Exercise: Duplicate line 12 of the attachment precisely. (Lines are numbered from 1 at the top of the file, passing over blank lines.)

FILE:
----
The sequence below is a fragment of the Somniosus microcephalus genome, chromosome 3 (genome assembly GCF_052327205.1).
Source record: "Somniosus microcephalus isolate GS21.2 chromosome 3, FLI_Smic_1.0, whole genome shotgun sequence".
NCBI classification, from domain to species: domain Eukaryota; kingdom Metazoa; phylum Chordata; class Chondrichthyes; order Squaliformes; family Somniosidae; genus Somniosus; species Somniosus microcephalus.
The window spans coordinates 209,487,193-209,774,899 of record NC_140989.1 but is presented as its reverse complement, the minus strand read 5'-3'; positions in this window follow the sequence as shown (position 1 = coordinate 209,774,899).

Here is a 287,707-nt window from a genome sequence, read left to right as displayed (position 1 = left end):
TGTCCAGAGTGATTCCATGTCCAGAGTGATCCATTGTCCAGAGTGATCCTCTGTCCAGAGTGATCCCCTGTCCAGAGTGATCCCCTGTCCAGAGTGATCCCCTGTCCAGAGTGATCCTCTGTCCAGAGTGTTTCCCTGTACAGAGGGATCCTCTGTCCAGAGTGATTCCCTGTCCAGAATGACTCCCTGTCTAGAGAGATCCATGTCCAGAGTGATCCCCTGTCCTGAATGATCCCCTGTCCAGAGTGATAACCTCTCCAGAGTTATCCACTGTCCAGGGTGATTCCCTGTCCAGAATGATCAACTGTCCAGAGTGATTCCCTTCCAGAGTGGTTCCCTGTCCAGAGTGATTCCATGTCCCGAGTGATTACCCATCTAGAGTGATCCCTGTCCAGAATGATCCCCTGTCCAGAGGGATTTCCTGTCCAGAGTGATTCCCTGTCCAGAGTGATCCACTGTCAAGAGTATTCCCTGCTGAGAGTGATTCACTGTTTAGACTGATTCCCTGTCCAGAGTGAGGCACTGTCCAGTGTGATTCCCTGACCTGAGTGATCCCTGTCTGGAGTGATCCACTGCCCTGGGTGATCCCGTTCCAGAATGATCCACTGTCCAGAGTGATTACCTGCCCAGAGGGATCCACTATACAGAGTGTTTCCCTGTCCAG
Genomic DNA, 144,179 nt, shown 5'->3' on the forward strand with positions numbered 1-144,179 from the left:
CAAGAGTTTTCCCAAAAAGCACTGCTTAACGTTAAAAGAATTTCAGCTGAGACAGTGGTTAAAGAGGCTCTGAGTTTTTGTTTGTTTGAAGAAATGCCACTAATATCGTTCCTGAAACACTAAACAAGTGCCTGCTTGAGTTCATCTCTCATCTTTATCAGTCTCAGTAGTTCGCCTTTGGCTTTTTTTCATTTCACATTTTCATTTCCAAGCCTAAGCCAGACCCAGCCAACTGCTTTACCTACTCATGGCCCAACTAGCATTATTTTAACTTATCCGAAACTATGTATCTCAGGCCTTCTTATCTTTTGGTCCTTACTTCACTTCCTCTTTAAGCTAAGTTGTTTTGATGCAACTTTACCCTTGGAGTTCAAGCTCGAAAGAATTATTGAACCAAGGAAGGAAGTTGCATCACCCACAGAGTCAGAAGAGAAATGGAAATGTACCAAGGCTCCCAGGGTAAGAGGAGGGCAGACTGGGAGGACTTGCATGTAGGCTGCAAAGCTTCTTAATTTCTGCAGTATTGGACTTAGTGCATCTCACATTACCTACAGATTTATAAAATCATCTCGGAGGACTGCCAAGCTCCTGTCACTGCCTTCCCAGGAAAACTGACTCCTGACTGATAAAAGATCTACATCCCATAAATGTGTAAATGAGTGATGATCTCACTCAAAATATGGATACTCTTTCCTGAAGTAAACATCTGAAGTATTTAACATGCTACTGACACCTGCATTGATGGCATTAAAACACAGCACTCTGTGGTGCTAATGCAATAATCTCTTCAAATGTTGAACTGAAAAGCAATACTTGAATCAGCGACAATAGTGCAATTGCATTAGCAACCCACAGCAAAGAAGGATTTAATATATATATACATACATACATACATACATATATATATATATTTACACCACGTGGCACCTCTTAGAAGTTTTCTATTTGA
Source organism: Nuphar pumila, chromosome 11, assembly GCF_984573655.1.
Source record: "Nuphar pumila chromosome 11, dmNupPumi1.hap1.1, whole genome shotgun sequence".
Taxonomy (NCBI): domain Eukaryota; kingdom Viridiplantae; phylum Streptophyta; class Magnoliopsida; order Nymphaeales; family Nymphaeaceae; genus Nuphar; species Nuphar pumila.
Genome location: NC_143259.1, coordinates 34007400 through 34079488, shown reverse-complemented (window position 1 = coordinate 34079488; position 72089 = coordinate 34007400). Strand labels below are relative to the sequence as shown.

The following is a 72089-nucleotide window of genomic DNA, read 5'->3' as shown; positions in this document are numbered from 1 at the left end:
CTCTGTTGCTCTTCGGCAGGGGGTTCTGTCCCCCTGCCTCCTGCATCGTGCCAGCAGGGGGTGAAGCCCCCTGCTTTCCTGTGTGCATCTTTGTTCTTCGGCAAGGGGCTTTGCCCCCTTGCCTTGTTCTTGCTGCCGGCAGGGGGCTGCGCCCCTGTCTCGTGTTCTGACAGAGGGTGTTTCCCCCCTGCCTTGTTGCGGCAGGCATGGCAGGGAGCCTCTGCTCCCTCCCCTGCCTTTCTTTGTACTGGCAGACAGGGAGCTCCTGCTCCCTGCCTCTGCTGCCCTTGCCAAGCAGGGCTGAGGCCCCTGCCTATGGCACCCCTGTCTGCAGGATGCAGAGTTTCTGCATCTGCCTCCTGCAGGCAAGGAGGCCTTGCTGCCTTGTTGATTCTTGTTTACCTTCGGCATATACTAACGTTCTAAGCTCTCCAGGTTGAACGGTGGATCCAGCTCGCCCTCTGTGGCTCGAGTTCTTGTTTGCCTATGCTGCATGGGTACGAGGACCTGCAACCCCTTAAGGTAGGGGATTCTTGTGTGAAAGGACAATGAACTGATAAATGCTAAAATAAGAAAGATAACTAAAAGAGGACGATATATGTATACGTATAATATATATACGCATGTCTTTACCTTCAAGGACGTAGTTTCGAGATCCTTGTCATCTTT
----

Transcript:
Genome location: NC_143259.1, coordinates 34007400 through 34079488, shown reverse-complemented (window position 1 = coordinate 34079488; position 72089 = coordinate 34007400). Strand labels below are relative to the sequence as shown.